As a prospective participant, you are:
-Interested in exploring your experiences of white privilege;
-Currently working within the 'food movement'; and
-Comfortable that you have the ability to influence systemic food movement change in your current role(s).

Whereas these workshops are intended to be supportive, intentional spaces for people to gather in a spirit of mutual support and empowerment, they are not a formal classroom, a site of one-to-one professional mentorship, nor a site of group therapy or professional mental health care.


We’d love for you to apply. Commitment is to attend a full day Monday, November 19 and a half day (AM) Tuesday, November 20. Exact times are TBC. There is an additional opportunity for anyone interested to also attend a public lecture by Robin DiAngelo on White Fragility November 20 hosted by SFU Equity Studies:

Location: Creekside Community Centre (1 Athletes Way, Vancouver) a wheelchair-accessible venue that is easily accessible by public transit.

Participant cost: Sliding scale $25-80; please let us know if cost is a barrier. We ask participants to self-identify what they can afford within this range.

Application deadline is Sunday, October 28 end-of-day. You will be notified of our decision by Wednesday, October 31. Successful applicants will have until November 9 to register through an Eventbrite/Paypal link that will be sent.

Contact with any questions.

Tell us about yourself
All information will be kept in confidence and only shared between workshop organizers and facilitators.

For the comments, please feel free to be completely honest; your comments will be pooled with others; no comments will be attributed to any one individual.

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E-mail address
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Phone number
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Preferred pronoun(s)
they/them/theirs ; she/her/hers ; he/him/his ; [other, please fill in.]
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How do you identify in terms of race and ethnicity?
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Why are you interested in participating in this workshop series?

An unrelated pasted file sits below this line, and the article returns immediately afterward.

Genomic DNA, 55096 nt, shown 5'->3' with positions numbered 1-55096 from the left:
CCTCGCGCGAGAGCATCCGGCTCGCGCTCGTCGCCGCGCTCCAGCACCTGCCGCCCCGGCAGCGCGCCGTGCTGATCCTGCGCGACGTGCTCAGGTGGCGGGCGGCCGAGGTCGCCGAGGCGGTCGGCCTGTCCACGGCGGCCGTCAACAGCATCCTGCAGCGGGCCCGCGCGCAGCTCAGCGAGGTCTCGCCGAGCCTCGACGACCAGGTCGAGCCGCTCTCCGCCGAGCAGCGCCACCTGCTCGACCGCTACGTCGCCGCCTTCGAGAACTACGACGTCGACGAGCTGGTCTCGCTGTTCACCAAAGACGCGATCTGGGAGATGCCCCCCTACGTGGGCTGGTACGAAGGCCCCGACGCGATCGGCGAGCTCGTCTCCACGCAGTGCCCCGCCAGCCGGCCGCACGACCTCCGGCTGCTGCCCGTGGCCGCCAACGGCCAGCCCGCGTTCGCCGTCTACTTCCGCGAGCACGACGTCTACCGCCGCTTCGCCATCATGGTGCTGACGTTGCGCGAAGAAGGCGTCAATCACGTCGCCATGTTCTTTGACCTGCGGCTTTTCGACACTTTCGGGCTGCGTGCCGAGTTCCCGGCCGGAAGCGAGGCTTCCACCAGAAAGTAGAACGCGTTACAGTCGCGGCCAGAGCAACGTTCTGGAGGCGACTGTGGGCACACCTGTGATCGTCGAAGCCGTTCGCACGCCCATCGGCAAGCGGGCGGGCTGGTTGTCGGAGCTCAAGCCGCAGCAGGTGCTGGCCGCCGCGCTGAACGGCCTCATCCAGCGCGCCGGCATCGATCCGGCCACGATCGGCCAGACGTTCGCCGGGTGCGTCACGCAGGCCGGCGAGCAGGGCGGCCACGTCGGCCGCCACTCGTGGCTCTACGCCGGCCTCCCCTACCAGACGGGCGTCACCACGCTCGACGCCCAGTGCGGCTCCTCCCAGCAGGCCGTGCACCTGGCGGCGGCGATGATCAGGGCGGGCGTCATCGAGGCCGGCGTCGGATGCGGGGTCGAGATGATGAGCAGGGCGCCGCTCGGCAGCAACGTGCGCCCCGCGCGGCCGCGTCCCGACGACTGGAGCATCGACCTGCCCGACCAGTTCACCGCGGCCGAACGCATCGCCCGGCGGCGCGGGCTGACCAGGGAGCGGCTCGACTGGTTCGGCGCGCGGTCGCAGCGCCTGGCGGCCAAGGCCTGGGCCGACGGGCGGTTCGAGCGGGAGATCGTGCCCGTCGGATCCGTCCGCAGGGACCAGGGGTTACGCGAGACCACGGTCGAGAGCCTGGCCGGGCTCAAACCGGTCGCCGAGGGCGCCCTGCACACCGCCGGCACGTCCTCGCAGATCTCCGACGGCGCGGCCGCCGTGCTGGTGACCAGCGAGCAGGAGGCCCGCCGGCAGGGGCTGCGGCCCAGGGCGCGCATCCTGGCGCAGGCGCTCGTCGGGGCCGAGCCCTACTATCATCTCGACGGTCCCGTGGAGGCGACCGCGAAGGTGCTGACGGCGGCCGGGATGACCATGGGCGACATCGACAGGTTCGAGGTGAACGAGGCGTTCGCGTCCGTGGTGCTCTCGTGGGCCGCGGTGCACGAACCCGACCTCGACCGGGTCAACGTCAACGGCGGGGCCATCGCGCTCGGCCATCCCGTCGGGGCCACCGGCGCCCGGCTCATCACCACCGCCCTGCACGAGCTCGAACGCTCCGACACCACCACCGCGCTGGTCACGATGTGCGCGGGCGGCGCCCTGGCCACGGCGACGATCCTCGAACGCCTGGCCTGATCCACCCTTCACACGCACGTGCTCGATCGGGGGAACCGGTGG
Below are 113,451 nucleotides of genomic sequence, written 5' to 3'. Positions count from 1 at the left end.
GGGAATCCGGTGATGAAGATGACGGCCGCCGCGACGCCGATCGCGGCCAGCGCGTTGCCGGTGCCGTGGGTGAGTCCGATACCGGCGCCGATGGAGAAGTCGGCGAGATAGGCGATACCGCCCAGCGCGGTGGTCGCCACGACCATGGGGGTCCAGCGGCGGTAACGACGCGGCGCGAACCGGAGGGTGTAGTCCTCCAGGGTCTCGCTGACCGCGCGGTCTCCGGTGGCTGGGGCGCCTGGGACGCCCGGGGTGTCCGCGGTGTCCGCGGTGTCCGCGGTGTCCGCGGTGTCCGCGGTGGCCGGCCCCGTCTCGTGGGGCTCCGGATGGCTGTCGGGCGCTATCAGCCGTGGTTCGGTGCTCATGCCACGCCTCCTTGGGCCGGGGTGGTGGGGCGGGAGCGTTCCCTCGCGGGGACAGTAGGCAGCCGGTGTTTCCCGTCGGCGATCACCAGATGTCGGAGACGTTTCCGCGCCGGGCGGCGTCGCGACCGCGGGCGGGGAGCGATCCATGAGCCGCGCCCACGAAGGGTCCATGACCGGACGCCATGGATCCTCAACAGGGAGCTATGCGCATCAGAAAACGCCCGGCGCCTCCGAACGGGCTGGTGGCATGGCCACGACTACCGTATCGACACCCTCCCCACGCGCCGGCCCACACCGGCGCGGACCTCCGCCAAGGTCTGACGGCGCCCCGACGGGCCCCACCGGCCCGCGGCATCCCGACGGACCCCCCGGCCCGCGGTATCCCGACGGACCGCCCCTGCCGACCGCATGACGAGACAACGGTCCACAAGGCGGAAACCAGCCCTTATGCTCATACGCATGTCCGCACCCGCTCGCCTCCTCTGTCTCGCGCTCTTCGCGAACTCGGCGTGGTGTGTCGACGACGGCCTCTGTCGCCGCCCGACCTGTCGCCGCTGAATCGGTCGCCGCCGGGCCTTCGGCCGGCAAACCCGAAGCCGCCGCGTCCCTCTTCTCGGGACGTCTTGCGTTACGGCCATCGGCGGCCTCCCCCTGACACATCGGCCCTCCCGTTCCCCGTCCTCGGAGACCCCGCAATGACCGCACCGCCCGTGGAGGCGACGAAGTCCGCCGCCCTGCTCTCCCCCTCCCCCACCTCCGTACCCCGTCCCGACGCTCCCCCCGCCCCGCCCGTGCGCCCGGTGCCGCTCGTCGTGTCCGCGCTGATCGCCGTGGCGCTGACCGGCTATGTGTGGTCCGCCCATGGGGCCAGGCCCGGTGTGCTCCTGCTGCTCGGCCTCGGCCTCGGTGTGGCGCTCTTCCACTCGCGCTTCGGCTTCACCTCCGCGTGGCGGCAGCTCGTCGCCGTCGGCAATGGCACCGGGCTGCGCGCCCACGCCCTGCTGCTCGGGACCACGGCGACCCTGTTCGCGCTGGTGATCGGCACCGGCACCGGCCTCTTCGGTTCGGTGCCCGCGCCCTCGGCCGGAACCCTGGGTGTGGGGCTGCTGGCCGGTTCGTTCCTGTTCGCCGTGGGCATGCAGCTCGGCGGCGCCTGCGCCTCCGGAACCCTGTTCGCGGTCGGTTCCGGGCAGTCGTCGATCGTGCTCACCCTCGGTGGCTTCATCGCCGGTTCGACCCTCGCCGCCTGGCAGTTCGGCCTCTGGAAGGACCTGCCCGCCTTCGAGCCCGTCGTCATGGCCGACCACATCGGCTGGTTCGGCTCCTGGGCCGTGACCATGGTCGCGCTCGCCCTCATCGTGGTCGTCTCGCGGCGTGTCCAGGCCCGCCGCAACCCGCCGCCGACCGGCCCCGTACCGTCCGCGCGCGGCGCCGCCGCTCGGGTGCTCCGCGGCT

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What kind of training have you done in the past, if any, on racial equity?
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What are the top 1-3 outcomes you most hope for at the end of this workshop?
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What concerns might you have, or things you hope to avoid, in this workshop?
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Please state your level of agreement with the following statement: I am very comfortable talking about issues of race.
“1” = “Strongly Disagree” and 10 = “Strongly Agree'
Strongly Disagree
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Please state your level of agreement with the following statement: I feel my organization(s) demonstrate(s) a high commitment to racial equity.
“1” = “Strongly Disagree” and 10 = “Strongly Agree'
Strongly Disagree
Strongly Agree
Please state your level of agreement with the following statement: I feel I have the ability to affect change around racial equity within my organization.
“1” = “Strongly Disagree” and 10 = “Strongly Agree'
Strongly Disagree
Strongly Agree
Commitments for Participation
We ask for commitments from participants to make our time together successful. Please review these and answer honestly if they are commitments you feel you can make.
Are you able to attend the full day November 19 and half-day (AM only) November 20) exact times TBC?
Our facilitators and organizers have asked participants for the following commitments (sometimes known as Community Agreements). Please check the agreements you can make if you were to participate in the workshops.
Do you have comments on these commitments or other agreements you need to feel safe during the workshops?
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Do you have other advice or feedback that might help make our time together as successful as possible?